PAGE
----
D is for Dylan – The Electric Rock-Poet

Saturday 31st January

The end of 1964 saw a brand new Dylan.  First track of his new Album “Bringing it all back home” was the splendid ‘Subterranean Homesick Blues’. It was rock’n’roll, it was almost punk, it was almost rap – but it was undeniably still Bob Dylan.  The album contained many of his best songs including “Mr. Tambourine Man”, but he was backed by a group, which not quite hard rock was pointing in that direction.  Everything was moving fast, The Beatles in England were recording “Rubber Soul”, bands like the Stones and the Who were breaking through.  In California The Byrds took Mr. Tambourine Man in another direction, and everywhere music was exploding and expanding and changing.

In 1965 Dylan came out with “Highway 61 Revisited”, on the cover he was pure Rock’N’Roll now and so was his band.  First track was ‘Like a Rolling Stone’ – a single and at over six minutes long unheard of.  It was so good it got played anyway and became a massive hit.  The album like it’s predecessor was crammed with great songs.  It seemed as if Dylan couldn’t fail – everything he touched was gold.  The final track was the brilliant eleven minute long “Desolation Row” – as if this was the place that the young of the world were in, and had to escape from.  Dylan had escaped from the folk scene and was now hailed as a rock-god, the voice of a generation.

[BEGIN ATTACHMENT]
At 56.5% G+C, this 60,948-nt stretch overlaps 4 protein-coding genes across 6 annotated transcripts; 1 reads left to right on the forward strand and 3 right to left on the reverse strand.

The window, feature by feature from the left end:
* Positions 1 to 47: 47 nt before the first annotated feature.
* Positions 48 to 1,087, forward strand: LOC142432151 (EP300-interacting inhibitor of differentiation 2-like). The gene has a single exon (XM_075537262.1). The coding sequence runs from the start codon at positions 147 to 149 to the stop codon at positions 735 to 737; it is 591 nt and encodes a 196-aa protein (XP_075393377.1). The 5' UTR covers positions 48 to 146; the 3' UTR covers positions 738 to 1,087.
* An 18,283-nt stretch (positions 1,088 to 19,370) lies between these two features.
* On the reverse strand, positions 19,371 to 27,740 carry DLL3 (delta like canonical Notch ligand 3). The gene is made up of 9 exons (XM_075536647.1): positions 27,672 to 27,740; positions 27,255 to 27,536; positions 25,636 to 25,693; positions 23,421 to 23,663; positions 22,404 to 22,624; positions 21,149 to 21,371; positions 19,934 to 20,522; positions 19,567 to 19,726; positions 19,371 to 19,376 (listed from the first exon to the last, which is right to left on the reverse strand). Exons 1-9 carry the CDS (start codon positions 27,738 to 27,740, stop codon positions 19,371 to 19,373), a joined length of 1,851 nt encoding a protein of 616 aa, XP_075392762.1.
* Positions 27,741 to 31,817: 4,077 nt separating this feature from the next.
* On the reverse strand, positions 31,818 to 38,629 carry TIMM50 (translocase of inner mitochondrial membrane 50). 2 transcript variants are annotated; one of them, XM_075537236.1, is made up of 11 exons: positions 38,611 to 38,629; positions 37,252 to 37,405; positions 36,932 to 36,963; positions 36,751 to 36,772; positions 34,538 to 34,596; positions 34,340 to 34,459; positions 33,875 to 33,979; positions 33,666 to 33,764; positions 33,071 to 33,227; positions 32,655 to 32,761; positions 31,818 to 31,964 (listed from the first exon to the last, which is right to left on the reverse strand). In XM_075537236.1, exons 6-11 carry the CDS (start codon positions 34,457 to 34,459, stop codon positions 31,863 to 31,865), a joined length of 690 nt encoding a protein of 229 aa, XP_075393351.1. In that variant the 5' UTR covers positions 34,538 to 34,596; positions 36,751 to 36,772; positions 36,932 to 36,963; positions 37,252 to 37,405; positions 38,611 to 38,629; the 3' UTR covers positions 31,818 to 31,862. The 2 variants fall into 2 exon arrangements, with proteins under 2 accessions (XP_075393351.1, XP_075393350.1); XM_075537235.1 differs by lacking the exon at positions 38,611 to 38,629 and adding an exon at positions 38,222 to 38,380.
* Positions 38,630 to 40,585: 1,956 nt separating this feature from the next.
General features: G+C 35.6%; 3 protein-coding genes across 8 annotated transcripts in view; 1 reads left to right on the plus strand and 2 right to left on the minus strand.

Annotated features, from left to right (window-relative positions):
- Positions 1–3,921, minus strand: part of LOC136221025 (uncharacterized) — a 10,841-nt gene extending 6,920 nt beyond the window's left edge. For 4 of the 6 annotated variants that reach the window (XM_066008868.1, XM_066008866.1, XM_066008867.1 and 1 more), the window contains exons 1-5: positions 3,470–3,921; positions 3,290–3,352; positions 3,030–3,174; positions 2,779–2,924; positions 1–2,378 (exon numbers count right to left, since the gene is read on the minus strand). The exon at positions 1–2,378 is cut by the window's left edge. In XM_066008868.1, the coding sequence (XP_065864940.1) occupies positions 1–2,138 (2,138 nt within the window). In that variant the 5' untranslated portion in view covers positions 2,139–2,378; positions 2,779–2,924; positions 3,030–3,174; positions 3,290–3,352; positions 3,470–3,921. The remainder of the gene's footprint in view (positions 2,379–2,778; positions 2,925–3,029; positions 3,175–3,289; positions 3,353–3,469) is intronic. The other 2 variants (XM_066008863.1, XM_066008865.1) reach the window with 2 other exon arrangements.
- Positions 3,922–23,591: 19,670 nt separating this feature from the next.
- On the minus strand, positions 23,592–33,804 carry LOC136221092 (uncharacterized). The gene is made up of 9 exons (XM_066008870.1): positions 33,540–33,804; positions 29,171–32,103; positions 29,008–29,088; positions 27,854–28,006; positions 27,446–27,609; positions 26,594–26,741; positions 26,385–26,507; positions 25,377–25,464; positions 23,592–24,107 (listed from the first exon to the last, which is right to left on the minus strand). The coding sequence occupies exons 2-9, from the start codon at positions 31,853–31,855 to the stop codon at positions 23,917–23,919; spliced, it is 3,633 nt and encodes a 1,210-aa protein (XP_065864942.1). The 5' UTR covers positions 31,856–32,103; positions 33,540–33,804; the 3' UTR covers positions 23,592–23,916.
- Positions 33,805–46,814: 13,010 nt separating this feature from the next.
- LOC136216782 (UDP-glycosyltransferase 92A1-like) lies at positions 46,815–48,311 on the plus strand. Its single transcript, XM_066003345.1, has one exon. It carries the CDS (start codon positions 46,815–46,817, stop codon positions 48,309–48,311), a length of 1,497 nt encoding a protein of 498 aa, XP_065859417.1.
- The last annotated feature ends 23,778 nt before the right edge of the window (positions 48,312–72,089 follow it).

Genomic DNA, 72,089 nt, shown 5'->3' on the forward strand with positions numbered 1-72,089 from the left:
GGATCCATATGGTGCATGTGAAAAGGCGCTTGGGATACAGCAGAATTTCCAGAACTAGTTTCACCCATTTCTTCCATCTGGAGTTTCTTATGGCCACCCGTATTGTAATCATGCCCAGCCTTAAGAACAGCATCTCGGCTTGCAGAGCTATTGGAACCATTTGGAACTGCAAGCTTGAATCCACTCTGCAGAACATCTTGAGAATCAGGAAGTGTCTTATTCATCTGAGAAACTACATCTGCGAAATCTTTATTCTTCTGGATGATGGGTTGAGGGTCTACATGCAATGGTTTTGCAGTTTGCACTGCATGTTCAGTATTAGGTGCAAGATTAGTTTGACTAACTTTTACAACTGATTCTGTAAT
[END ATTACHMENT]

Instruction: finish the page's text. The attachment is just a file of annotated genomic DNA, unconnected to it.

“Blonde on Blonde” came out on 1966 and Dylan went on the road with “The Band” to very mixed reactions, someone in London even shouting “Judas” at him.  Dylan’s answer “I don’t believe you” was a throwing down of the gauntlet.   This double album was his best yet “Rainy Day Women” “Just Like A Woman” “Stuck Inside of Mobile” and “I Want You” – one after another the great songs poured out – and they were pure poetry too.  My favourite was “Visions of Johanna” with the brilliant line ‘the ghost of electricity howled from the bones of her face’.  And the final side was a love-letter to his new wife Sara Lowndes – ‘Sad-Eyed Lady of the Lowlands’.

Dylan was supreme, he was unassailable, the world was his.  And then it all stopped…..